Sean Penn has long been a favorite actor of mine. His career includes such classics as Bad Boys, Fast Times at Ridgmont High, 21 Grams and U Turn but to add Gangster Squad to his list has got to be killing him and he should kill his agent for getting him into it.
I’ve never been a Josh Brolin fan and now I remember why. His is a poor man’s Tommy Lee Jones at best and it is especially true in this movie. Moreover, the writing in this film is akin to something a freshman in high school could do. The film is just that train wreck you can’t take your eyes off of. Gangster Squad is a film that really should be watched by the Mystery Science Theater 3000 gang.
Sean Penn play Mickey Cohen, a 1940-50’s gangster in Los Angeles who also happens to be a good boxer. Penn I think is wearing face putty as part of his make-up and has a positively awful—almost comical accent. And as the ruthless gangster that he is terrorizes both his henchmen and innocent civilians alike. Our poor man’s Tommy Lee Jones is a former OSS officer from WWII that police chief Nick Nolte thinks can take down Cohen and his criminal empire. However, according to the chief, this has to be done off the books otherwise someone else will just step in to take Cohen’s place. “I want to talk to you about the war for the soul of Los Angeles.” That’s the exact line Nick Nolte’s police chief uses to give Brolin his assignment, and the dialogue only gets more ridiculous from there, with moronic screenwriter Will Beall aping the hard-boiled detective films of the past with no understanding of what made that old school purple dialogue work. The story doesn’t help anything either, starting with two scenes of grotesque violence and then idling forever before putting together the actual squad you’ve come to the theater to see. With the help of his angelic, pregnant wife (of course she’s pregnant) O’Mara assembles the customary blend of outlaws and roughnecks; the only one with any actual personality is Ryan Gosling’s Jerry, a smooth-talking cop with a gangster for a best friend and a dangerous eye for Grace (Emma Stone), Mickey Cohen’s kept woman.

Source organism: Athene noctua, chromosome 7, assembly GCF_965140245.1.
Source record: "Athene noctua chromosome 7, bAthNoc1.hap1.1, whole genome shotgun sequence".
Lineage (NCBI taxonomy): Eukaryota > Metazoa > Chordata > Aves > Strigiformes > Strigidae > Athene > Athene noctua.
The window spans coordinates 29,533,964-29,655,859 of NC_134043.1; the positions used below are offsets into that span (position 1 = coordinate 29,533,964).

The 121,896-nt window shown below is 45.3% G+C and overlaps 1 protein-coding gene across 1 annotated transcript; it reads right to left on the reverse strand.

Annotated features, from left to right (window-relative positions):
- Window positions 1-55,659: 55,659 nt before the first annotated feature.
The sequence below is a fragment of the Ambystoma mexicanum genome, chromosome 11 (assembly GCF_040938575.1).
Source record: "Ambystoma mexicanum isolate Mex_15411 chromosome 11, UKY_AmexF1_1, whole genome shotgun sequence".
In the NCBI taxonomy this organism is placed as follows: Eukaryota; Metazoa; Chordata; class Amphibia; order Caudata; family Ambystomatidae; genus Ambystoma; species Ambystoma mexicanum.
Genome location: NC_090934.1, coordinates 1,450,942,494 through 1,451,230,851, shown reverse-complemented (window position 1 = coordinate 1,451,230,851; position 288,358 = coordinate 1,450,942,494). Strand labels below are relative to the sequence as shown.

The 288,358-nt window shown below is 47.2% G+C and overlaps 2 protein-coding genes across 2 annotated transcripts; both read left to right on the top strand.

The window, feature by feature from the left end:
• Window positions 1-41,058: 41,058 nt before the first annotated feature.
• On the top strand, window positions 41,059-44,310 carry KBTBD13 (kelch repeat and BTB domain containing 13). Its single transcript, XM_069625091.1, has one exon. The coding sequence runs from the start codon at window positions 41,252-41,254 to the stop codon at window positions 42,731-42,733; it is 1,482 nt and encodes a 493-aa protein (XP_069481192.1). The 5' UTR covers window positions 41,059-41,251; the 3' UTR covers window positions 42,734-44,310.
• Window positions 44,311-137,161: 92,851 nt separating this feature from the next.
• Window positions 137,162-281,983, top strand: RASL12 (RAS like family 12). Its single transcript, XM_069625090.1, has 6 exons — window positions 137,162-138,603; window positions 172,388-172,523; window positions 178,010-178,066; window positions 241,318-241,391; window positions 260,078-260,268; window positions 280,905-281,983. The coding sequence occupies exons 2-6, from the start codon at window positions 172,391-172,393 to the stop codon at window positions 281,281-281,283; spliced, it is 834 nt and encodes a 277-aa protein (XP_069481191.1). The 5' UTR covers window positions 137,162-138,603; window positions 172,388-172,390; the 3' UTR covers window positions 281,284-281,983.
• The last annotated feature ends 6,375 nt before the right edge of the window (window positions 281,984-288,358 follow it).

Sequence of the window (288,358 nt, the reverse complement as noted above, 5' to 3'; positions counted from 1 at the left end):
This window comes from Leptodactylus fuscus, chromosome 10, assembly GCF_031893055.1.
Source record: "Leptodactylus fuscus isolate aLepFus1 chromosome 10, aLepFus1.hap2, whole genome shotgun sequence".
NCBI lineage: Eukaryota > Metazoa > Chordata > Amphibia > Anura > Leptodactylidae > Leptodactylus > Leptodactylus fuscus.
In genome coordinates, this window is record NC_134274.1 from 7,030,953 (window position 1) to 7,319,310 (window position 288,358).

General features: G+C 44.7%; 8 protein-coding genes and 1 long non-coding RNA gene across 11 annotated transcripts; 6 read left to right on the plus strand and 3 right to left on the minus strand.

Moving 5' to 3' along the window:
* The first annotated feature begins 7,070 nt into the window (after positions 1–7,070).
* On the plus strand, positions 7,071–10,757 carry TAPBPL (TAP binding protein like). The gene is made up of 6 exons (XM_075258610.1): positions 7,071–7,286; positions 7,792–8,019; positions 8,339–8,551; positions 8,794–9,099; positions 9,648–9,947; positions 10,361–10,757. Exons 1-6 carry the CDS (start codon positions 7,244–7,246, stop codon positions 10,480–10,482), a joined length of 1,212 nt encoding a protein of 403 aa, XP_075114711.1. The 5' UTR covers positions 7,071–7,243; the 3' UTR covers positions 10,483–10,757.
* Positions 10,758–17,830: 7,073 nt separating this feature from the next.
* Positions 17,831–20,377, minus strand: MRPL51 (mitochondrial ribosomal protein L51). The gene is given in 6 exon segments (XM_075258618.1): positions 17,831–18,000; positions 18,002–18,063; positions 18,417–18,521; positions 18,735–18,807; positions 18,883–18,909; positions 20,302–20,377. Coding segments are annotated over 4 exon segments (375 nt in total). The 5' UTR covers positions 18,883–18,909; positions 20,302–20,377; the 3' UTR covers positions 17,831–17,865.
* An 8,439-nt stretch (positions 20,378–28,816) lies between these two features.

An early scene between Gosling and Stone– who were so fantastic together in Crazy Stupid Love– falls flat under the weight of the old-fashioned patter, and it’s a dismal preview of the many flat scenes to come, even among squad members played by greats like Robert Patrick, Anthony Mackie and Michael Pena. Everyone is acting furiously, Gosling with an odd high voice, Brolin with his locked grimace– and nobody is getting anywhere, as the gangster squad embarks on a few half-baked schemes for catching Cohen with no sense of strategy or rising tension. We’re told that Los Angeles is crumbling under Cohen’s corruption, but we’re never shown it, and the stakes behind all these bloodbaths start to feel further away, until Fleischer’s stylized and slowed-down violence becomes dull, then repulsive.
Combining the worst of modern action sensibilities with a Disney World recreation of the past, while also wasting some of the most interesting screen talents out there, Gangster Squad is an incredibly frustrating film.
Furthermore, the movie is 2 hours long making it viewing even more tortious.